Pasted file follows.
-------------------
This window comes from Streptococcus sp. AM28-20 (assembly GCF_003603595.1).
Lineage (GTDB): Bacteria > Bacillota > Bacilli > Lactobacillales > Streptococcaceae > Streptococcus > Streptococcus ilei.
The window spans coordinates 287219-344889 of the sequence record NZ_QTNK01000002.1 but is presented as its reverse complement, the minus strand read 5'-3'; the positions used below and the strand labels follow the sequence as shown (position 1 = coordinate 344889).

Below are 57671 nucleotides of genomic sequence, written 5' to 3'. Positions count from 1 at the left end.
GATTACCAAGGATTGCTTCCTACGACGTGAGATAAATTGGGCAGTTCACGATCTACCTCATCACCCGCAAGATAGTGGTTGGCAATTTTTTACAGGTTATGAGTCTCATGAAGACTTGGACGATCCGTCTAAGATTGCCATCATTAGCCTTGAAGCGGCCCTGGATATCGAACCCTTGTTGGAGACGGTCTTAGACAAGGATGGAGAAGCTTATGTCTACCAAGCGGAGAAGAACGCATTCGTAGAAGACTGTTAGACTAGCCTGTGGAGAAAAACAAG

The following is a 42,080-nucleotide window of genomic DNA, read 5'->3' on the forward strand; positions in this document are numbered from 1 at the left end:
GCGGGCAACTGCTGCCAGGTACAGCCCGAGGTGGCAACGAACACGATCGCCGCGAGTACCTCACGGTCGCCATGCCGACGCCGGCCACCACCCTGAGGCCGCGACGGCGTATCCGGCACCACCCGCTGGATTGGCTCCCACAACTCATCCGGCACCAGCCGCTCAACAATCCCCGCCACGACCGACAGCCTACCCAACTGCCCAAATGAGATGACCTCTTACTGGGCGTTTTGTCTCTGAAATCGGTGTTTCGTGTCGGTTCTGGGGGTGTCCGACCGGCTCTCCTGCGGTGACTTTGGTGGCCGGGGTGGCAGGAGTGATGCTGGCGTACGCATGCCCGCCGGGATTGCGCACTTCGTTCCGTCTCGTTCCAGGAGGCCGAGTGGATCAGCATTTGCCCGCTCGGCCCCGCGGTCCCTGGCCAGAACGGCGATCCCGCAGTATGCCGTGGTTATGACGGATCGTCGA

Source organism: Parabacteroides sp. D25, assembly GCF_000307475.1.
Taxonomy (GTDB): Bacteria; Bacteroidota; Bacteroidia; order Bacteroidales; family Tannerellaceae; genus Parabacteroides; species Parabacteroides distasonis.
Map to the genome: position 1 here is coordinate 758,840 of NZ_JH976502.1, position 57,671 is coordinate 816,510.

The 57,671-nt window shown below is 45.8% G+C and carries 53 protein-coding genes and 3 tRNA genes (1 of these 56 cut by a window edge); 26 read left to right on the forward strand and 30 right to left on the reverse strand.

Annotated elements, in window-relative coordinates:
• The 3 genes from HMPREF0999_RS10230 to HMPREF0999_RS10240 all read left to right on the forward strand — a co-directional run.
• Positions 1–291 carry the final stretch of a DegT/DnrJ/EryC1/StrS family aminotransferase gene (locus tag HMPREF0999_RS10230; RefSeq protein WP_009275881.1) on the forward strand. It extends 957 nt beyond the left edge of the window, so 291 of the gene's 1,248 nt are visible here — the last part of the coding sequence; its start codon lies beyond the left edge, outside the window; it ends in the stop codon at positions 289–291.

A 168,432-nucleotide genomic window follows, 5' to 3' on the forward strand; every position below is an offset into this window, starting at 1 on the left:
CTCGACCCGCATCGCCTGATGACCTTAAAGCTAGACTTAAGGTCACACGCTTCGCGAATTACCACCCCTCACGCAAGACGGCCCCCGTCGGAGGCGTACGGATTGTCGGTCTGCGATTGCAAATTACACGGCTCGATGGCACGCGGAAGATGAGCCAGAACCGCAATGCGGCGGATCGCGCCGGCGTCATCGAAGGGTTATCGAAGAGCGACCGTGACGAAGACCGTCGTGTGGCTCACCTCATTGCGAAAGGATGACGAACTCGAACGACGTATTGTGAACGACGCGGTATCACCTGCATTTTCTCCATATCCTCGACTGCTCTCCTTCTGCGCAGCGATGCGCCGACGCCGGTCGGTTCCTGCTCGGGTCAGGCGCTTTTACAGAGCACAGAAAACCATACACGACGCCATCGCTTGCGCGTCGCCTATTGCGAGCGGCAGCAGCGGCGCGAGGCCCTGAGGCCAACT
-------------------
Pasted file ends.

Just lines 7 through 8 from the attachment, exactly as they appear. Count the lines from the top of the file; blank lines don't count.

GCGGGCAACTGCTGCCAGGTACAGCCCGAGGTGGCAACGAACACGATCGCCGCGAGTACCTCACGGTCGCCATGCCGACGCCGGCCACCACCCTGAGGCCGCGACGGCGTATCCGGCACCACCCGCTGGATTGGCTCCCACAACTCATCCGGCACCAGCCGCTCAACAATCCCCGCCACGACCGACAGCCTACCCAACTGCCCAAATGAGATGACCTCTTACTGGGCGTTTTGTCTCTGAAATCGGTGTTTCGTGTCGGTTCTGGGGGTGTCCGACCGGCTCTCCTGCGGTGACTTTGGTGGCCGGGGTGGCAGGAGTGATGCTGGCGTACGCATGCCCGCCGGGATTGCGCACTTCGTTCCGTCTCGTTCCAGGAGGCCGAGTGGATCAGCATTTGCCCGCTCGGCCCCGCGGTCCCTGGCCAGAACGGCGATCCCGCAGTATGCCGTGGTTATGACGGATCGTCGA

Source organism: Parabacteroides sp. D25, assembly GCF_000307475.1.